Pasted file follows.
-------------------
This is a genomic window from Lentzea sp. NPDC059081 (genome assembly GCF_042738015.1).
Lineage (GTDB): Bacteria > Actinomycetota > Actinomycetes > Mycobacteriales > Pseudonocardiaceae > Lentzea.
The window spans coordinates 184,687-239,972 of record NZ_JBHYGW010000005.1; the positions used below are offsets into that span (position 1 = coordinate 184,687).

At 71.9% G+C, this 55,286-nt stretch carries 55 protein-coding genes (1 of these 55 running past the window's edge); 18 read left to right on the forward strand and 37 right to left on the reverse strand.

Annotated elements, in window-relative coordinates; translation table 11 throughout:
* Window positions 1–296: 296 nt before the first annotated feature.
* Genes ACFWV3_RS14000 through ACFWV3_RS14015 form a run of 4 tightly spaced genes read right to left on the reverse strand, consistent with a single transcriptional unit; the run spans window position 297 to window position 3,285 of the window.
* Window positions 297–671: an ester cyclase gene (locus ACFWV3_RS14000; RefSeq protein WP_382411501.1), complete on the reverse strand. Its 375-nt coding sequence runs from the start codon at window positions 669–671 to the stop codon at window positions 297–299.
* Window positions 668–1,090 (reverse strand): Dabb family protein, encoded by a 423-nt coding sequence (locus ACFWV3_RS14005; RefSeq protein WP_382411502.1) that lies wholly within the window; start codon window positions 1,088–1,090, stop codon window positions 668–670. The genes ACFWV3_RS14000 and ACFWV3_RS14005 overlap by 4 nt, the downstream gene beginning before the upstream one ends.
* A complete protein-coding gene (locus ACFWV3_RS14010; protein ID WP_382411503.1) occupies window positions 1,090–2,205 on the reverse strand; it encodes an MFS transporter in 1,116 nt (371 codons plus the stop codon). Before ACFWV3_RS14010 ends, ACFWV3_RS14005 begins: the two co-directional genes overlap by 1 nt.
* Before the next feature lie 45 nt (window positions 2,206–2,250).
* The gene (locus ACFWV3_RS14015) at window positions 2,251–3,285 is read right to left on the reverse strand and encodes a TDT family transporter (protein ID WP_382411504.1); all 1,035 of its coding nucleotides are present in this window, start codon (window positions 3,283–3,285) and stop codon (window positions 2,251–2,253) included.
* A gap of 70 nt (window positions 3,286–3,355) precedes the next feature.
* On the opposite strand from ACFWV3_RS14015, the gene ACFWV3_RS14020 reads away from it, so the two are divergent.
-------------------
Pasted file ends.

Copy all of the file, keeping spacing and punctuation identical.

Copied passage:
This is a genomic window from Lentzea sp. NPDC059081 (genome assembly GCF_042738015.1).
Lineage (GTDB): Bacteria > Actinomycetota > Actinomycetes > Mycobacteriales > Pseudonocardiaceae > Lentzea.
The window spans coordinates 184,687-239,972 of record NZ_JBHYGW010000005.1; the positions used below are offsets into that span (position 1 = coordinate 184,687).

At 71.9% G+C, this 55,286-nt stretch carries 55 protein-coding genes (1 of these 55 running past the window's edge); 18 read left to right on the forward strand and 37 right to left on the reverse strand.

Annotated elements, in window-relative coordinates; translation table 11 throughout:
* Window positions 1–296: 296 nt before the first annotated feature.
* Genes ACFWV3_RS14000 through ACFWV3_RS14015 form a run of 4 tightly spaced genes read right to left on the reverse strand, consistent with a single transcriptional unit; the run spans window position 297 to window position 3,285 of the window.
* Window positions 297–671: an ester cyclase gene (locus ACFWV3_RS14000; RefSeq protein WP_382411501.1), complete on the reverse strand. Its 375-nt coding sequence runs from the start codon at window positions 669–671 to the stop codon at window positions 297–299.
* Window positions 668–1,090 (reverse strand): Dabb family protein, encoded by a 423-nt coding sequence (locus ACFWV3_RS14005; RefSeq protein WP_382411502.1) that lies wholly within the window; start codon window positions 1,088–1,090, stop codon window positions 668–670. The genes ACFWV3_RS14000 and ACFWV3_RS14005 overlap by 4 nt, the downstream gene beginning before the upstream one ends.
* A complete protein-coding gene (locus ACFWV3_RS14010; protein ID WP_382411503.1) occupies window positions 1,090–2,205 on the reverse strand; it encodes an MFS transporter in 1,116 nt (371 codons plus the stop codon). Before ACFWV3_RS14010 ends, ACFWV3_RS14005 begins: the two co-directional genes overlap by 1 nt.
* Before the next feature lie 45 nt (window positions 2,206–2,250).
* The gene (locus ACFWV3_RS14015) at window positions 2,251–3,285 is read right to left on the reverse strand and encodes a TDT family transporter (protein ID WP_382411504.1); all 1,035 of its coding nucleotides are present in this window, start codon (window positions 3,283–3,285) and stop codon (window positions 2,251–2,253) included.
* A gap of 70 nt (window positions 3,286–3,355) precedes the next feature.
* On the opposite strand from ACFWV3_RS14015, the gene ACFWV3_RS14020 reads away from it, so the two are divergent.